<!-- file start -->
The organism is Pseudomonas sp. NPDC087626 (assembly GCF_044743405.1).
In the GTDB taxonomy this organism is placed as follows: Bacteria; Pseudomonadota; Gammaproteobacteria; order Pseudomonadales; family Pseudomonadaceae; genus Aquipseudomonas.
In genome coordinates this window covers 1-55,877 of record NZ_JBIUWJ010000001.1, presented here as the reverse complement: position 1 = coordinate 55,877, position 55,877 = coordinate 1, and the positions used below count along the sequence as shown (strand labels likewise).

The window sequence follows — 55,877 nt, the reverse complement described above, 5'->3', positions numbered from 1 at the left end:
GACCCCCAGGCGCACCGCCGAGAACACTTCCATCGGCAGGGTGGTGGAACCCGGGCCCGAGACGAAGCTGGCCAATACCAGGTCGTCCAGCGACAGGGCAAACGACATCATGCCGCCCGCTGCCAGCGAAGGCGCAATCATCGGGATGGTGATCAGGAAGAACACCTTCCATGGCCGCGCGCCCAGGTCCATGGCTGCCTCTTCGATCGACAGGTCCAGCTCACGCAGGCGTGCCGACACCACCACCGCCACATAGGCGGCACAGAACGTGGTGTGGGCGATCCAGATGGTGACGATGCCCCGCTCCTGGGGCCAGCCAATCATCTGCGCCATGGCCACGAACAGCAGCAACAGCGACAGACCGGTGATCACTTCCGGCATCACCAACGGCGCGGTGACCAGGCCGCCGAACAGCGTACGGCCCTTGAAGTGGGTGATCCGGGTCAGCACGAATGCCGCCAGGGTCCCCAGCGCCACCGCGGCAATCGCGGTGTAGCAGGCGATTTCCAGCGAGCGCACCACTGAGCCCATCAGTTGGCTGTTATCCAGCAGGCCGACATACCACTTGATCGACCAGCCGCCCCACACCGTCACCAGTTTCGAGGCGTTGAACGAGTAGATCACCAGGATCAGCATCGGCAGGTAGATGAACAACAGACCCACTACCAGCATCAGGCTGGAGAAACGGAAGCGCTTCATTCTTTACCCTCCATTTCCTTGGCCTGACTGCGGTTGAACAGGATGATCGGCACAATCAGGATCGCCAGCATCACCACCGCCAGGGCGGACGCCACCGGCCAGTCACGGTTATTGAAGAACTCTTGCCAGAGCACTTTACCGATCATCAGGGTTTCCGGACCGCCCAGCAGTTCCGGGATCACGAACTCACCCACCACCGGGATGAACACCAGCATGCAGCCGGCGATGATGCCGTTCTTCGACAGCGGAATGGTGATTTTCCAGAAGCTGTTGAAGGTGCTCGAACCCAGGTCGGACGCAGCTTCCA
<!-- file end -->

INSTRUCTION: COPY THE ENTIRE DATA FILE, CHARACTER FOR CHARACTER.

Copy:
The organism is Pseudomonas sp. NPDC087626 (assembly GCF_044743405.1).
In the GTDB taxonomy this organism is placed as follows: Bacteria; Pseudomonadota; Gammaproteobacteria; order Pseudomonadales; family Pseudomonadaceae; genus Aquipseudomonas.
In genome coordinates this window covers 1-55,877 of record NZ_JBIUWJ010000001.1, presented here as the reverse complement: position 1 = coordinate 55,877, position 55,877 = coordinate 1, and the positions used below count along the sequence as shown (strand labels likewise).

The window sequence follows — 55,877 nt, the reverse complement described above, 5'->3', positions numbered from 1 at the left end:
GACCCCCAGGCGCACCGCCGAGAACACTTCCATCGGCAGGGTGGTGGAACCCGGGCCCGAGACGAAGCTGGCCAATACCAGGTCGTCCAGCGACAGGGCAAACGACATCATGCCGCCCGCTGCCAGCGAAGGCGCAATCATCGGGATGGTGATCAGGAAGAACACCTTCCATGGCCGCGCGCCCAGGTCCATGGCTGCCTCTTCGATCGACAGGTCCAGCTCACGCAGGCGTGCCGACACCACCACCGCCACATAGGCGGCACAGAACGTGGTGTGGGCGATCCAGATGGTGACGATGCCCCGCTCCTGGGGCCAGCCAATCATCTGCGCCATGGCCACGAACAGCAGCAACAGCGACAGACCGGTGATCACTTCCGGCATCACCAACGGCGCGGTGACCAGGCCGCCGAACAGCGTACGGCCCTTGAAGTGGGTGATCCGGGTCAGCACGAATGCCGCCAGGGTCCCCAGCGCCACCGCGGCAATCGCGGTGTAGCAGGCGATTTCCAGCGAGCGCACCACTGAGCCCATCAGTTGGCTGTTATCCAGCAGGCCGACATACCACTTGATCGACCAGCCGCCCCACACCGTCACCAGTTTCGAGGCGTTGAACGAGTAGATCACCAGGATCAGCATCGGCAGGTAGATGAACAACAGACCCACTACCAGCATCAGGCTGGAGAAACGGAAGCGCTTCATTCTTTACCCTCCATTTCCTTGGCCTGACTGCGGTTGAACAGGATGATCGGCACAATCAGGATCGCCAGCATCACCACCGCCAGGGCGGACGCCACCGGCCAGTCACGGTTATTGAAGAACTCTTGCCAGAGCACTTTACCGATCATCAGGGTTTCCGGACCGCCCAGCAGTTCCGGGATCACGAACTCACCCACCACCGGGATGAACACCAGCATGCAGCCGGCGATGATGCCGTTCTTCGACAGCGGAATGGTGATTTTCCAGAAGCTGTTGAAGGTGCTCGAACCCAGGTCGGACGCAGCTTCCA